Quick Reviews: The Slynx, Ancillary Justice, and Ready Player One
This week I took a break from NPR’s top 100 to read a three other books. Two of them, The Slinx and Ancillary Justice were book club picks for November, and the third book, Ready Player One fits into my dystopia theme. I wanted to do quick written reviews on these three books, so here it goes.
This book was the November pick for the International Reads book club on Goodreads. The Slynx is a dystopian/post-apocalyptic novel set in Moscow roughly three hundred years in the future. A mysterious Blast occurred at some point in the last three hundred years, and this Blast wiped out the majority of human civilization. It also lead to various Consequences, both for the surviving humans and the world around them. Some people sprot an extra limb, or extra fingers, or a tail, while radiation has affected other plants and animals in the world as well making many human dietary staples unfit for consumption.
The story follows Benedikt a Golubuchik (little guy) who works as a scribe copying books written by The Great Murza. The society around Benedikt is feudal and his status as a Golubchik means he is free (not a serf,) but his government job just allows him to scrape by without starving or freezing to death. On impulse, Benedikt purposes to an attractive co-worker, Olenka one of the Murzas. She agrees and after the wedding Benedikt’s life changes forever.
The Slynx is a bleak vision of the future with a lot of dark imagery and dark humor which had me laughing out loud. The story is deeply rooted in Russian culture and literature. Because I read the book in translation and not in the native Russian, I felt this ended up hurting the story somewhat. There were many times were words had double meanings or where there was a play on words and while the translator did a good job trying to preserve those qualities, they didn’t all carry over from one language to another. While I liked both the first half and the second half of the book, the two parts seemed to have very little to do with each other, and I was a bit confused about why so much information was laid out in the beginning of the book which seemed to have little impact on the end of the book. Despite a few hiccups, I still enjoyed The Slynx and would recommend it to other dystopia fans looking to broaden their horizons by reading works in translation.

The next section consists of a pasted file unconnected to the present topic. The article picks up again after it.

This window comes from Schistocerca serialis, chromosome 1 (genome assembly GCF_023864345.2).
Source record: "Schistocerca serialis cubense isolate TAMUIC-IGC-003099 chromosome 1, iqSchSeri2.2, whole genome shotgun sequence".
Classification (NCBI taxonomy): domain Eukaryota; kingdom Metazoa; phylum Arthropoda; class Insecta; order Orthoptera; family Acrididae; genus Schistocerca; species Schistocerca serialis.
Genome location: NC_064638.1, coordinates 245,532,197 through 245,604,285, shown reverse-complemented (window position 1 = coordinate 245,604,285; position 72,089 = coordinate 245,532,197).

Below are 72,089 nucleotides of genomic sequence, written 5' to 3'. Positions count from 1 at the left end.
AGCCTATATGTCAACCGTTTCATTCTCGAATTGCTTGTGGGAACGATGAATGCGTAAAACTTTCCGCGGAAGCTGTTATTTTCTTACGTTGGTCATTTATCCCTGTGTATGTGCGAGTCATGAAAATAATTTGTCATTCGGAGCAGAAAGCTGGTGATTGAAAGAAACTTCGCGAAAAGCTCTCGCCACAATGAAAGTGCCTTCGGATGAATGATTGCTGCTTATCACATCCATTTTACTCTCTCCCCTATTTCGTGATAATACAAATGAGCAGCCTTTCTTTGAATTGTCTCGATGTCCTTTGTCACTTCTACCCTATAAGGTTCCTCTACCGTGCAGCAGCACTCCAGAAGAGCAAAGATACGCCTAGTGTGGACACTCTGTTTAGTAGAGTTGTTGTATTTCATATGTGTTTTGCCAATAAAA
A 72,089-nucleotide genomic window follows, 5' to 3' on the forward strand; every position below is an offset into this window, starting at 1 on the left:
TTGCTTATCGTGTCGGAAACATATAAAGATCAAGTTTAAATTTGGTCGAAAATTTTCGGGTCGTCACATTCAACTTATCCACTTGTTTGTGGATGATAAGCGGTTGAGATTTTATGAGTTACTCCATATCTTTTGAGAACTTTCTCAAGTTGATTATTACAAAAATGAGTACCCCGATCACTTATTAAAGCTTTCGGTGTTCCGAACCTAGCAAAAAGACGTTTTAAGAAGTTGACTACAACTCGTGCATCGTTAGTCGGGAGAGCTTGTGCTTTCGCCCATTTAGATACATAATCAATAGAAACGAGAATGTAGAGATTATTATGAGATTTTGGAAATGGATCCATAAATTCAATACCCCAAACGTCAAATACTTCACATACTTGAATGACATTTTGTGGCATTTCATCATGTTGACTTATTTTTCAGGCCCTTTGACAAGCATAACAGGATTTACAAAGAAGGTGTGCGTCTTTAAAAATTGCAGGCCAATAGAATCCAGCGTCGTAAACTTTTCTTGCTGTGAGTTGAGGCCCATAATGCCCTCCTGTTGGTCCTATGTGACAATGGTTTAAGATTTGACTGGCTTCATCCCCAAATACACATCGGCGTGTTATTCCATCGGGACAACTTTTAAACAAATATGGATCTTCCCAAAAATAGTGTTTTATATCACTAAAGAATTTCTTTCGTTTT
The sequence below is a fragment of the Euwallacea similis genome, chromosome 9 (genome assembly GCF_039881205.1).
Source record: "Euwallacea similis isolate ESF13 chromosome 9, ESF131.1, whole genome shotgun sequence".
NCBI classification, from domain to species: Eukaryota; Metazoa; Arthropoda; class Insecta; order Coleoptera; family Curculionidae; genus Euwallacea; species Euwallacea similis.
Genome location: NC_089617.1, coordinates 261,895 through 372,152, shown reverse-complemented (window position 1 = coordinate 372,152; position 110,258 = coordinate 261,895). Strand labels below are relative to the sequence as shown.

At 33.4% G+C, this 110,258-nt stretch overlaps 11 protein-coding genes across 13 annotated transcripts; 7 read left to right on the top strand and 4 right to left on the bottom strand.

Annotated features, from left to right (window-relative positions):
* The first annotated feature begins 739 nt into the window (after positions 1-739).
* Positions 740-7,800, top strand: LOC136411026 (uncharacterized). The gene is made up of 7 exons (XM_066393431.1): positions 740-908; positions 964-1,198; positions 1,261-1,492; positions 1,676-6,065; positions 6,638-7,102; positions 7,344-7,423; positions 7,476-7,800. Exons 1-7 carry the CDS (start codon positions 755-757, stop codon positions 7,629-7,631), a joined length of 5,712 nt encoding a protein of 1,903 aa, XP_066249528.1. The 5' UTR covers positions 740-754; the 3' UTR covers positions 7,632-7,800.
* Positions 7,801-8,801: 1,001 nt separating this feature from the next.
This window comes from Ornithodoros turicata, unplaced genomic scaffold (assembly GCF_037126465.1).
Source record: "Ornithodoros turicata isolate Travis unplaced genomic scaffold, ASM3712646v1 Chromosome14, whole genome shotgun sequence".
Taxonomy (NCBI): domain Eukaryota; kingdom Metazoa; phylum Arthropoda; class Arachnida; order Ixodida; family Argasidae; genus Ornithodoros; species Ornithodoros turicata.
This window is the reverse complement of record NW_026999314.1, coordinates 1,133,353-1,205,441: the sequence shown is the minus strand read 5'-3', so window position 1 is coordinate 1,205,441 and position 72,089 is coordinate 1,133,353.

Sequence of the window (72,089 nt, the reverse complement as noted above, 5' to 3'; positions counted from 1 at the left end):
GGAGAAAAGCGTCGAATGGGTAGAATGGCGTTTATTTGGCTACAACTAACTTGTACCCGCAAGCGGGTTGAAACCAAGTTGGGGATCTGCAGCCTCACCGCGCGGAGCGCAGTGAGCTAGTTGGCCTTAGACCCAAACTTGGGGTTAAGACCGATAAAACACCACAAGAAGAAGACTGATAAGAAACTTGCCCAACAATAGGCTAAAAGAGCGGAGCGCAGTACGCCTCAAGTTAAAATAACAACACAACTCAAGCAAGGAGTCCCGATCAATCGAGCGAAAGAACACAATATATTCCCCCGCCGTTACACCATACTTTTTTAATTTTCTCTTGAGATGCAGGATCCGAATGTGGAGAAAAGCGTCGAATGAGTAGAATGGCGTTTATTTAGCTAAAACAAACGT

This book was the November pick for the Sword and Laser book club on Goodreads. Ancillary Justice is written form the first person point of view of Berq, an artificial intelligence who was a part of a collective consciousness. Berq had a whole ship and thousands of bodies, but now she only has one body. Berq is set on revenge against those who destroyed the rest of her, and the book follows her journey.
This book is a space opera with many well-known science fiction themes and ideas which Leckie is able to make her own. I liked how Berq was portrayed and thought her point of view added to the story, however, some readers might find the prose to be overly expository and a bit strange. For me, this seemed like a good way to portray an AI character. The world building is extensive and I particularly liked the details pertaining to the Radch empire. This book is the first book in a series, and the major downside for me was that it felt like the first book in a series. The plot built very slowly in the beginning, and the ending seemed to open more doors than it closed. Overall, I found this book very enjoyable and would recommend it to other science fiction nuts like myself.
In the not-too-distant future, humanity runs out of fossil fuels sparking the great energy crisis. This forces the majority of people to move into overcrowded cities where poverty and disease are rampant. Despite humanities problems, nobody is very intent on fixing them because of the OASIS. A virtual reality system which allows people to be anyone and do anything, a complete escape from the dreary reality around them. When the creator of the OASIS, James Halliday dies, he leaves behind an eccentric message. The first person to find and complete a series of Easter Eggs hidden inside the OASIS will receive his fortune and a controlling interest in the company which owns OASIS. Wade Watts, a poverty stricken teenager from Oklahoma City, is one of many to take up the challenge, but he happens to be the first person to reach any level of success.
James Halliday left behind clues for would be seekers of his Easter Egg, and his love of 1980’s pop culture features heavily in the tasks. I liked the constant 80’s references and found moments of this book to be extremely funny. The detailed world building of the OASIS itself was interesting and it made a unique setting for most of the books action. Unfortunately, the world building of the world outside the OASIS was substantially weaker, and Ready Player One suffered from the classic book weakness of having a flimsy villain. IOI, the company which controls most of the internet outside of the OASIS is the antagonist for most of the book. The absolute personification of evil, I found IOI to be ridiculous and totally over the top. Despite these weaknesses, I did enjoy reading Ready Player One and would recommend it for those with a weakness for 80’s trivia, video games, and/or plots with teenagers fighting the man.